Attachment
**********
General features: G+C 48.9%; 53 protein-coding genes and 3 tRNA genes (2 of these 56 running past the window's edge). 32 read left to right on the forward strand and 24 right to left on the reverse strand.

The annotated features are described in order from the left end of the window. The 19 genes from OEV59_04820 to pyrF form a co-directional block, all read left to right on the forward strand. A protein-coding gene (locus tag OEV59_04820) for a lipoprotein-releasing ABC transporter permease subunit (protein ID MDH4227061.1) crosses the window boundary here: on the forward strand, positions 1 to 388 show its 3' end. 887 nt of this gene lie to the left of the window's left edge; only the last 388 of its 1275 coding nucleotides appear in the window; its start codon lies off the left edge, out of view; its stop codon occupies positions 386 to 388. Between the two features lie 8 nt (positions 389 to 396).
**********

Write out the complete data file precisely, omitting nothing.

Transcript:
General features: G+C 48.9%; 53 protein-coding genes and 3 tRNA genes (2 of these 56 running past the window's edge). 32 read left to right on the forward strand and 24 right to left on the reverse strand.

The annotated features are described in order from the left end of the window. The 19 genes from OEV59_04820 to pyrF form a co-directional block, all read left to right on the forward strand. A protein-coding gene (locus tag OEV59_04820) for a lipoprotein-releasing ABC transporter permease subunit (protein ID MDH4227061.1) crosses the window boundary here: on the forward strand, positions 1 to 388 show its 3' end. 887 nt of this gene lie to the left of the window's left edge; only the last 388 of its 1275 coding nucleotides appear in the window; its start codon lies off the left edge, out of view; its stop codon occupies positions 386 to 388. Between the two features lie 8 nt (positions 389 to 396).